In the aftermath of Covid-19 lockdowns and quarantines, Chicago’s public transit systems are experiencing declining ridership, driver shortages, and unreliable routes. These challenges compound with the historical inaccessibility of public transit to underserved communities, cutting off economic and social resources to some of the most vulnerable populations in Chicagoland. During Winter Quarter 2023, the Institute of Politics (IOP), the Center for Effective Government (CEG), and UChicago students joined forces to ask the question: “How can you make Chicago’s transit systems more equitable?”
Working together, IOP and CEG organized a university-wide contest entitled “Rerouting: Public Transportation for All.” Students were challenged to draft innovative policy solutions to fix Chicago’s public transport, and then went on to compete in a tournament-style format, complete with judges, financial rewards, and the opportunity to speak one-on-one with executives in the transit space.
“Here at CEG, one of our core goals is to foster innovative solutions to help government solve public problems,” said Sadia Sindhu, Executive Director at the Center for Effective Government. “Through our collaboration with IOP to produce Rerouting: Public Transportation for All, we were excited to offer students the opportunity to engage in that mission with us. In the end, we were really impressed by the creativity and skill of the students participating in the event.”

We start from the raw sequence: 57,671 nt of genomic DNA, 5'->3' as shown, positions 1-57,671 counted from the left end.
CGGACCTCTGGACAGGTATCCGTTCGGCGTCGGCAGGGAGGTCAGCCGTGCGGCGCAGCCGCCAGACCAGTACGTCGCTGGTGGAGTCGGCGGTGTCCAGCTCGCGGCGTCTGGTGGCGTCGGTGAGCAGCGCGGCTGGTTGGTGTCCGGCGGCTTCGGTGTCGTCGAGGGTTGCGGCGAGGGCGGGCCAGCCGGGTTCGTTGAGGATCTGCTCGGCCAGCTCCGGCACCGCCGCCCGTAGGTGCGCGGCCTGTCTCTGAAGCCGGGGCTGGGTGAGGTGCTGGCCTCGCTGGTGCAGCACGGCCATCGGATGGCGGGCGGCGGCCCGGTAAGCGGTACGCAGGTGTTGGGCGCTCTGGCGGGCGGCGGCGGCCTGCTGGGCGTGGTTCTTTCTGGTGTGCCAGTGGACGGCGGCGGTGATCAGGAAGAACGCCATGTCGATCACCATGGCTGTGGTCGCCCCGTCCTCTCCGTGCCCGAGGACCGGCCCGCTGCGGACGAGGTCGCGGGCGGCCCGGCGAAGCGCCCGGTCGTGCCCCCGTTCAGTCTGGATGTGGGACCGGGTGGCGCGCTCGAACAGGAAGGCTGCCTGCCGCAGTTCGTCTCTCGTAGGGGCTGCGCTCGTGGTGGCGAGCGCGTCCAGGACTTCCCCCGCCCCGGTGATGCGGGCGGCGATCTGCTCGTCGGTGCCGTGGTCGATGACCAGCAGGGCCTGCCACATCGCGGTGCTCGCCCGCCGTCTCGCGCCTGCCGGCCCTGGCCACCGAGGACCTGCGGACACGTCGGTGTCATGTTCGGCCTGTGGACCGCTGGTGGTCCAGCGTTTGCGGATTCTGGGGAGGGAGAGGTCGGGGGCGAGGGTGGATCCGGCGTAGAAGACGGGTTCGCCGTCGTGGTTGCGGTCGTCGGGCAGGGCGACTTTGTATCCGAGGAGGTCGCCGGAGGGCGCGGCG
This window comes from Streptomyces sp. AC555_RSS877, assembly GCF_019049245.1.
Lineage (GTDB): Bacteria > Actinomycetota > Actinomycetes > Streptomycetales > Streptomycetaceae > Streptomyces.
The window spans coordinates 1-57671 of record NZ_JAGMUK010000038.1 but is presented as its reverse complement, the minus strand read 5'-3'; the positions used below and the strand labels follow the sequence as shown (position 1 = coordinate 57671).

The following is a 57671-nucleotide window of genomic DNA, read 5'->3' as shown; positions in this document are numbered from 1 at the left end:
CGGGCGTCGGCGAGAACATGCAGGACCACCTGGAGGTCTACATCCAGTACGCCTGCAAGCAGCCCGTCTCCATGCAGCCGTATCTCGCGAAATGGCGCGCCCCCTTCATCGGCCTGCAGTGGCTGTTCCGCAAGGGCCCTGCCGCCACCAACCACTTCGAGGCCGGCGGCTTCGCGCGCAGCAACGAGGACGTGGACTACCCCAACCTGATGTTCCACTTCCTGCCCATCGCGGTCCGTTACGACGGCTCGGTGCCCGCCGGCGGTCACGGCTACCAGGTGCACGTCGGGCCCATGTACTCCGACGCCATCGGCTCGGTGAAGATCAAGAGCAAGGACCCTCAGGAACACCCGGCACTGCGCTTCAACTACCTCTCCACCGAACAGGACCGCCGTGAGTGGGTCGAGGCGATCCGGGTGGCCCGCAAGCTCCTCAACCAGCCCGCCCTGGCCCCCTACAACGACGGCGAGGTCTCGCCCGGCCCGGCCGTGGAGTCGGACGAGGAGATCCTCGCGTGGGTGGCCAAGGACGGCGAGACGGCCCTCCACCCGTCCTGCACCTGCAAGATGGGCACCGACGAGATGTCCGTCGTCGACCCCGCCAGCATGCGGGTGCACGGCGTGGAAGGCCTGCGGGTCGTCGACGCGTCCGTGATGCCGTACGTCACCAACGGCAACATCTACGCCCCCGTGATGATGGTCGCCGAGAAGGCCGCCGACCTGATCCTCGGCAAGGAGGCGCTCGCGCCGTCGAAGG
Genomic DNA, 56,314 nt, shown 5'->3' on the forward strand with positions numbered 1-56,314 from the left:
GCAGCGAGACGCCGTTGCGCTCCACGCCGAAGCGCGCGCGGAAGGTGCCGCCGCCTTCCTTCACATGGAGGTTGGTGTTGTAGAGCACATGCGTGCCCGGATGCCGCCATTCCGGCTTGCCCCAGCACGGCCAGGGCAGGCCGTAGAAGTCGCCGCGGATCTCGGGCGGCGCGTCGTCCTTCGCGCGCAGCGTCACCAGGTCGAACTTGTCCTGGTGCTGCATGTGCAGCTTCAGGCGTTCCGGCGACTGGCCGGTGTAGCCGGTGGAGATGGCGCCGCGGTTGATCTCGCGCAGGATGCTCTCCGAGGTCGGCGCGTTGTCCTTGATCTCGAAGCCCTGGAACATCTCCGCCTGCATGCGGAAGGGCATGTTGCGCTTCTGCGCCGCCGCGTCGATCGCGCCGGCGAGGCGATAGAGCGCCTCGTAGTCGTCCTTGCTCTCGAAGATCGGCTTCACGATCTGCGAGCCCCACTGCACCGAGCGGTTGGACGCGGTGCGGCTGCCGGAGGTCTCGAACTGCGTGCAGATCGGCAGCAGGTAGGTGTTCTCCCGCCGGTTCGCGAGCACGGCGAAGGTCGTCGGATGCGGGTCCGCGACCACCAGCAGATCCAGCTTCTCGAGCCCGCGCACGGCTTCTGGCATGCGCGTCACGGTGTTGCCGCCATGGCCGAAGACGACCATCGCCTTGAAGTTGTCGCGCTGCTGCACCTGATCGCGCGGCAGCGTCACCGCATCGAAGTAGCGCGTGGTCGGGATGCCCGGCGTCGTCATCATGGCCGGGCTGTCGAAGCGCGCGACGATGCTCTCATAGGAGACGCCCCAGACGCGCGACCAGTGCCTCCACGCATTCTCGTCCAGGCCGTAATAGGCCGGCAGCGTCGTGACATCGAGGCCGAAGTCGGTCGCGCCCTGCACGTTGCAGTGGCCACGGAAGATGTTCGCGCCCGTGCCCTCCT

In this challenge, competitors were asked to submit a short outline of a nonpartisan policy proposal that would work to reform transit to increase equity in Chicagoland. 18 teams provided comprehensive policy solutions, including the winners Kate Davis (AB Class of 2025), Isabelle Russo (AB 2023), and Vera Chaudhry (AB Class of 2026).
The winning pitch from this team proposed a new Bus Rapid Transit system called the “Chica-GoGo”, a system that would increase equity by decreasing household transportation spending, improving access, and promoting long-term sustainability through the means of an electric high speed bus system with dedicated lanes. This plan is complete with expense estimates and a breakdown of funding sources from local and federal agencies.
“One of the central missions of the IOP is to expose students to those who are practicing–not simply theorizing about–policy-making to address our nation’s most intransigent problems,” shared IOP Speaker Series Director Jennifer Steinhauer. “We believe these challenges, especially with a terrific partner like CEG, give students a real-time professional experience that is not widely available on campus, especially for our undergraduates.”
The cornerstone of the challenge was creating plans that were innovative and interdisciplinary. As a result, having a typical policy background wasn’t a necessity. As Steinhauer explained: “Academic experience is not always the key ingredient to be a winning thinker: often our undergraduates beat out our grad students with innovative thoughts and fresh eyes.”